Charlatans, lack of leadership, bureaucracy brought U.S. Hemp down to earth

CBD Products & CBD Business News

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[Second of three parts]


When it comes to the smackdown suffered by the U.S. hemp industry over the last three years, most injuries were self-inflicted.

As an assortment of charlatans pitched get-rich-quick schemes, and self-appointed “leaders” and “experts” amassed around CBD, the true potential of hemp – in the food, construction, biocomposites and other major sectors – got lost in the shuffle, and worse: The CBD hustle put a stink on hemp that has set the industry back years.

In the runup to passage of the 2018 Farm Bill and the months that followed, CBD products massively proliferated, showing up everywhere from marijuana dispensaries to the local gas station convenience store. Estimates by the end of 2019 showed that 13 million users contributed to a total market of $4.5 billion virtually overnight. CBD sales grew anywhere from 25-40% the following year.


But even that robust performance was well below expectations for what was hyped as a “breakthrough” product – the canary in the coal mine.

What’s that smell?

“Analyst” predictions had been rosy as stories of the fortunes to be made in CBD flowed endlessly. In its 2018 CBD report, data provider Brightfield Group famously predicted the market in the U.S. would grow to $22 billion by 2022. Those who scoffed appear to be proven right as the vision of products going into “big box” retail stores turned out to be a mirage.

SOURCES: Brightfield Group; Statista

In a report out last week, Brightfield’s most recent figures would have this year’s CBD sales remaining flat over 2021, at about $5 billion.


Further fueling the hype, over-the-counter (OTC) traded stock operators – that particularly odious form of the public company – pumped out breathless press releases extolling the Next Big Thing in cannabis to unwitting investors.



As the shit hit the fan beginning in 2019, the first victims were the ones most important to establishing a hemp industry in the USA: Farmers, who not only fell for the patter of dishonest middlemen – Grow for CBD and Earn $50,000 per Acre! Seed? You’ll get it free! – but also from misconceptions about hemp as a crop: It’s easy to grow, anywhere!

Hard lessons

Some farmers learned hard lessons, losing crops to pests and bad weather, and plants that exceeded THC limits which had to be destroyed. Harvesting costs and investments in equipment and technology were high. Some growers were late to realize that such things as drying facilities were lacking, meaning unplanned investments were often required.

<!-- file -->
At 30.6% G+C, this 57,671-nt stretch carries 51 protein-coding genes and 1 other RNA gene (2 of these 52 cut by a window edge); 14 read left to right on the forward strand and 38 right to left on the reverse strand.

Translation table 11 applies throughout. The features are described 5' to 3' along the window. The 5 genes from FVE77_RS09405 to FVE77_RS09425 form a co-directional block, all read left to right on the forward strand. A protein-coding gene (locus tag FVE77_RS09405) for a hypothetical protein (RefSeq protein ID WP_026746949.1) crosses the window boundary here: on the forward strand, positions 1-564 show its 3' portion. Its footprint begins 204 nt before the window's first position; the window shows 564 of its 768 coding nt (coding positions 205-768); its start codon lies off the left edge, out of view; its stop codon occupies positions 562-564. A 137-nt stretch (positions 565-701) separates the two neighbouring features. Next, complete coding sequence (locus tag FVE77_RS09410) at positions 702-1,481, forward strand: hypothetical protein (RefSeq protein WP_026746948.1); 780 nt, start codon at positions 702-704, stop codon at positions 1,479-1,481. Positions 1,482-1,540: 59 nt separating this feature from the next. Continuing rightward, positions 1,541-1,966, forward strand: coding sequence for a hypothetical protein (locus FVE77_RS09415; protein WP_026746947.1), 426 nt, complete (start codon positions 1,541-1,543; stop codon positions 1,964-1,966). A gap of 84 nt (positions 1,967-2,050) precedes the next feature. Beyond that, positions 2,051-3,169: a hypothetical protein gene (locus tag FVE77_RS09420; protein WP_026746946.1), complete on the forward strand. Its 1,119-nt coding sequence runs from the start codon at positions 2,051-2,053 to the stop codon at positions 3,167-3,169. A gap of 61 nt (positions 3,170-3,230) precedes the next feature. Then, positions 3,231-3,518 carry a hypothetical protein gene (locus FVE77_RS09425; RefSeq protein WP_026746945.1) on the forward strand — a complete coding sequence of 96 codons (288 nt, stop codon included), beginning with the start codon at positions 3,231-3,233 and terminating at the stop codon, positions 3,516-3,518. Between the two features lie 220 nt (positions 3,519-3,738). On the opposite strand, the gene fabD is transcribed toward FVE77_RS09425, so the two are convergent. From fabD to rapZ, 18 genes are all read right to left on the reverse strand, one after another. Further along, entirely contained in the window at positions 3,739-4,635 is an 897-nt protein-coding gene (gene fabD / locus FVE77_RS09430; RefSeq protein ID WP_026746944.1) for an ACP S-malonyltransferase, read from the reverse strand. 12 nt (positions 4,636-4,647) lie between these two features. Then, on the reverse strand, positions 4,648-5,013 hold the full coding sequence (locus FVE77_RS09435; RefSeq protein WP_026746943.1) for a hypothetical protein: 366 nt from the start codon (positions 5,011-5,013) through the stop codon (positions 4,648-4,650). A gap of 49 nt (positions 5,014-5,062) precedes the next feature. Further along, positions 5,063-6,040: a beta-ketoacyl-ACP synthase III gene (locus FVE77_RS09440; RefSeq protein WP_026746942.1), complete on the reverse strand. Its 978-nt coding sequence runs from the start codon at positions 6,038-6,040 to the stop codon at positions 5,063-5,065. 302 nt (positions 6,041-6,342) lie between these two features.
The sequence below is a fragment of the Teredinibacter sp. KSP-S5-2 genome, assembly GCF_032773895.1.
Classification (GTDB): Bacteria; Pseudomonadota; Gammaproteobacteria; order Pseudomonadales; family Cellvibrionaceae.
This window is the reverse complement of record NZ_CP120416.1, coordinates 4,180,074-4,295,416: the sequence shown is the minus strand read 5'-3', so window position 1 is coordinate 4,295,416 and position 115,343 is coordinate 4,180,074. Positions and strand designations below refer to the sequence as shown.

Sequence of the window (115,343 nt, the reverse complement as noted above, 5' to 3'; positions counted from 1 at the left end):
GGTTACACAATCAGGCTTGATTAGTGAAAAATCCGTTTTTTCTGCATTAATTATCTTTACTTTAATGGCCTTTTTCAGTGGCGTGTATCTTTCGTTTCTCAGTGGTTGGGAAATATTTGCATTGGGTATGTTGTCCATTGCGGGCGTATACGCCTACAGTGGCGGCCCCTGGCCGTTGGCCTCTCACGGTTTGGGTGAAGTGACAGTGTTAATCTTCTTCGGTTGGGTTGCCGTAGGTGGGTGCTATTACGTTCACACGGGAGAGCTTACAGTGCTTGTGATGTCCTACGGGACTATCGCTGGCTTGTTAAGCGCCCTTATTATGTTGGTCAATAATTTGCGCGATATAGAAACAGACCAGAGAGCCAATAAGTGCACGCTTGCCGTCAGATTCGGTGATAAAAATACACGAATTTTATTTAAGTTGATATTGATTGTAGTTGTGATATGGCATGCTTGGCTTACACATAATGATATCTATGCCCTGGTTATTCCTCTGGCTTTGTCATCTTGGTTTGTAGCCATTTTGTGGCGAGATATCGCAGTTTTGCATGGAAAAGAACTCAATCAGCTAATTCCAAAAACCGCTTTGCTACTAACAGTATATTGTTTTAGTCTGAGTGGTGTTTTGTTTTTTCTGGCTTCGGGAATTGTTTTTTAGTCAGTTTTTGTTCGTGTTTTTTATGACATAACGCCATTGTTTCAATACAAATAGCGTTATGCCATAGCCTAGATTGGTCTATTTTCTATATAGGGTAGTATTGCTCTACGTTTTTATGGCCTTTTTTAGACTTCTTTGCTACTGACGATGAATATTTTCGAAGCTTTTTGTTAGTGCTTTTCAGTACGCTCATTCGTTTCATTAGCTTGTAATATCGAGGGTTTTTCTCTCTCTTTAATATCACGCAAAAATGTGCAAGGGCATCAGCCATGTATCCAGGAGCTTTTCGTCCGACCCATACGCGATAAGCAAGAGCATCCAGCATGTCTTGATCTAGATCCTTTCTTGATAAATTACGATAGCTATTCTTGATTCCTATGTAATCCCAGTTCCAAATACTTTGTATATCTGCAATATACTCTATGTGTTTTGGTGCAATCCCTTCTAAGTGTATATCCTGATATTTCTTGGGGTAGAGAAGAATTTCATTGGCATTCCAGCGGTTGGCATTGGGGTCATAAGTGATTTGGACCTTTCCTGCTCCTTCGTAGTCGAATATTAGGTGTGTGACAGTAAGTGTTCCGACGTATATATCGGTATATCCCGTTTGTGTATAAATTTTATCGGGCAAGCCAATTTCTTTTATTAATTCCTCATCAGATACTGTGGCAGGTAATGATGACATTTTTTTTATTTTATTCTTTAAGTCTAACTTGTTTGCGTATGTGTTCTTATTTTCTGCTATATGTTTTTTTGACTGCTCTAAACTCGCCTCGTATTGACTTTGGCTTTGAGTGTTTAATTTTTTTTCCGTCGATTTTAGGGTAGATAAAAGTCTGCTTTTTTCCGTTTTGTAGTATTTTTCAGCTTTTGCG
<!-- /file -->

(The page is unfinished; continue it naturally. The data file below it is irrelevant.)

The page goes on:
But the most brutal lesson was the one about supply and demand. Farmers who managed to bring in crops – in the end, too many of them – did so as expected demand failed to materialize, with the number of users growing by just 13% to 14.8 million in 2020.

As the covid-19 pandemic took hold, estimates held that as many as 5,000 CBD companies were on the market. Some 90% of them are believed to have failed between 2019 and 2021.


Consolidation

As major producers scrambled, partnerships, mergers and acquisitions involving CBD makers and better-heeled marijuana-oriented companies heated up. Aurora bought Reliva, Canopy Growth and Martha Stewart merged, Molson Coors joined Hexo to form Truss CBD. There were notable others.

Farmers were meanwhile left with biomass backed up in their barns growing less valuable by the day, and under the pressure of payments on outsize capital investments.

Also besetting the industry, a leadership gap was evident in the management of hemp (again, primarily CBD) companies, often rooted in the naive “hemp-will-save-the-world” ethos but with little business acumen. Many also had little in the way of scruples, ripping off celebrities for fake endorsements and pushing out “miracle cure” advertising for their products, which frequently were of questionable quality.


Know your bureaucrats

The “wild west” atmosphere eventually drew the attention of regulators but not in the way many had hoped. Instead of fostering the CBD industry by addressing it with regulations, the U.S. Food and Drug Administration (FDA) started cracking down on advertising claims and issued warnings to producers.

In the CBD sector’s search for a bogeyman, the FDA makes a convenient target. And truth be told, the FDA has done little to support the research necessary as an underlying basis for CBD safety. But if stakeholders thought the FDA would join them in their heady enthusiasm for the next miracle product, they don’t know the agency, which always moves at a snail’s pace in approving new foods and drugs.

Amid all the hubbub, self-appointed hemp industry “leaders” blew up and refashioned legacy stakeholder organization the Hemp Industries Association in 2020, creating ill-will before moving on to engage in a series of frivolous lawsuits that made the industry look ridiculous, in the words of one judge. Some states gave up on local hemp programs, leaving farmers further adrift, and to operate under the federal government.


The CBD craze briefly shined a spotlight on hemp. But the close-up look proved to be ugly. In the end, it did real, and lasting, damage. It remains for those who see the plant for its broader potential to pick up the pieces.


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